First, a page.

Objective compliance of adolescent girls with idiopathic scoliosis in a dynamic SpineCor brace
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Dynamic SpineCor was designed to overcome the disadvantages of rigid orthoses—bulkiness, physical constraint and warming—and to improve the acceptance and compliance as limiting factors of brace treatment. Those theoretical benefits have not been proved by compliance studies yet.
SpineCor braces of 12 adolescent scoliotic girls were equipped with flexible temperature loggers, which were sandwiched between gel foam and the brace’s pelvic base. Patients and parents were blinded for the observation period of 14 days and gave post-hoc consent. The logger yielded 672 time-stamped values at 30-min intervals. Pilot testing revealed values beyond the 30°C threshold as indicative for brace wear.
The average overall compliance (% wearing hours/prescribed 23 h) was 54% ± 22.3 (range, 11.8–95.8%). The youngest patients (aged 10–12 years) were significantly more compliant than the others (P < 0.05). Most patients had a scattered wearing pattern: one was a day-wearer, one a night-wearer and only the two high adherers showed a consistent daily pattern. There was no significant difference between weekdays, weekdays and weekends, nor between day and night wear.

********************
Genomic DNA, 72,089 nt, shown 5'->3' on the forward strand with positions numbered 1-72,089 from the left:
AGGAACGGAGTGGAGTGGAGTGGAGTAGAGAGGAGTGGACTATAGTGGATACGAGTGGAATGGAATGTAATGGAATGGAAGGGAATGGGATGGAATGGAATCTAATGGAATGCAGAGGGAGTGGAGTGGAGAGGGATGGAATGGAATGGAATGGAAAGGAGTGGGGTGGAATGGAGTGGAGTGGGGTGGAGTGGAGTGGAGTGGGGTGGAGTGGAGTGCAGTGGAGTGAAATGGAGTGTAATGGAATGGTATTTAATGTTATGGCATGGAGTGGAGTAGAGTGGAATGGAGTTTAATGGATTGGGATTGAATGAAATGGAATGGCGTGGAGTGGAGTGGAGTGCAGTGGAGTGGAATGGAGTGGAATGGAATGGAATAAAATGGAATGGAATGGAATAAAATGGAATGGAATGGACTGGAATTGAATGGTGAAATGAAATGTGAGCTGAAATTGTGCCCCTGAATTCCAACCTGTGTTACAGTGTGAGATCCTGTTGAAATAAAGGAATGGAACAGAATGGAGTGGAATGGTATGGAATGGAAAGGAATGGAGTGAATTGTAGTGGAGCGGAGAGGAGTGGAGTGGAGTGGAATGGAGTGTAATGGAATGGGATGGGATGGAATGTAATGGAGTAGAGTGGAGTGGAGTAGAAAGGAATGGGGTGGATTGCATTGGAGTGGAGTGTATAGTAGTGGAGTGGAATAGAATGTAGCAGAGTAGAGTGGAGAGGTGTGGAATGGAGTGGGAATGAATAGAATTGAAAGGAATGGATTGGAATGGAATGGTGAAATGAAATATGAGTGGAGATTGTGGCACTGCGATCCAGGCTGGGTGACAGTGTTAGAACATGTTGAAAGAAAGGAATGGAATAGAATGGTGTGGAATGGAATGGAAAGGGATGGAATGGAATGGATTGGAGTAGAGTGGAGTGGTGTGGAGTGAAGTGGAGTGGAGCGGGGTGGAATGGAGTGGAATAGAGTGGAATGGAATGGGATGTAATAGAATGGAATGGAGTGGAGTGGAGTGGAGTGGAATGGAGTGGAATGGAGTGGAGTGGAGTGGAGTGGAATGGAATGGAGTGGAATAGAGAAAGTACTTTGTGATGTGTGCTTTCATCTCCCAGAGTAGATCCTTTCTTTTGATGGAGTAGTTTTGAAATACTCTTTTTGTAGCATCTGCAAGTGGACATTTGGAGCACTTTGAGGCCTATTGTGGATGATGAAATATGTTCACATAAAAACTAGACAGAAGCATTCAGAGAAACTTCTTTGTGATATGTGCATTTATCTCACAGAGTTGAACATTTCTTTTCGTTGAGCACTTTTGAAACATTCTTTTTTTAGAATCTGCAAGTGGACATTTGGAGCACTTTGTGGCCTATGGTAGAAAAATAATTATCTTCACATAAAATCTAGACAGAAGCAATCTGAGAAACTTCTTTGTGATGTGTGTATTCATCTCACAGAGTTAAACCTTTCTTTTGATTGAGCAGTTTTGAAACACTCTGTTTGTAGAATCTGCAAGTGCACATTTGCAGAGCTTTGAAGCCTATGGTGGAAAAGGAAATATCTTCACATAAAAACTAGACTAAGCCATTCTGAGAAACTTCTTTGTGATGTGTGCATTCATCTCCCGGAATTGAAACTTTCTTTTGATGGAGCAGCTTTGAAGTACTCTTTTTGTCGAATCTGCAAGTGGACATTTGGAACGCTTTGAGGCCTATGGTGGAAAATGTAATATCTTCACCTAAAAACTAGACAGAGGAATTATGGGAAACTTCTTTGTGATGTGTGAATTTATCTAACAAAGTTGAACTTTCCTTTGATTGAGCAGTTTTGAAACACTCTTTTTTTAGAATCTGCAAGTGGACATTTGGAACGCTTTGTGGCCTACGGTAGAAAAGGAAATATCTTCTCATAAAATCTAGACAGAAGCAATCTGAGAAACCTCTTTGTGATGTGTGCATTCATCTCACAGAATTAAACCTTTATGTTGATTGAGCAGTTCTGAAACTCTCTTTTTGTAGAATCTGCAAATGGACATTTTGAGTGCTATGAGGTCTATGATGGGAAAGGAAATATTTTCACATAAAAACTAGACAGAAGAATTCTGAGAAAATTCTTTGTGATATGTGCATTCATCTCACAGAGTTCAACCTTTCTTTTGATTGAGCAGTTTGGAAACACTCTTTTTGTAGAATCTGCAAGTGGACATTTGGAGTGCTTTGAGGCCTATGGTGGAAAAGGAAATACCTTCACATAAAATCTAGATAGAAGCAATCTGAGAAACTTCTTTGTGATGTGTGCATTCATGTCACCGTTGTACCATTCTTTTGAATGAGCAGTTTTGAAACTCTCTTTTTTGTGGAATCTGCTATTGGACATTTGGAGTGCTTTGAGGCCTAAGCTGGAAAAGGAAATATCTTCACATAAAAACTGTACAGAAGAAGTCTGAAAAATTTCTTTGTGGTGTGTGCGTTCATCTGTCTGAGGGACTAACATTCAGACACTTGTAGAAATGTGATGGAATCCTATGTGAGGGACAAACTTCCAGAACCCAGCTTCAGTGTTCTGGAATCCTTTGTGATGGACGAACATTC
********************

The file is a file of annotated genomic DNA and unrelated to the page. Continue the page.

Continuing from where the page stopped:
The current study showed that the compliance of patients in a dynamic SpineCor is as limited as in a conventional brace. This is in line with earlier data on patients’ SpineCor and rigid brace acceptance evaluated by a questionnaire and on temperature logging in rigid braces.
KeywordsIdiopathic scoliosis SpineCor Flexible Brace Compliance Temperature logger
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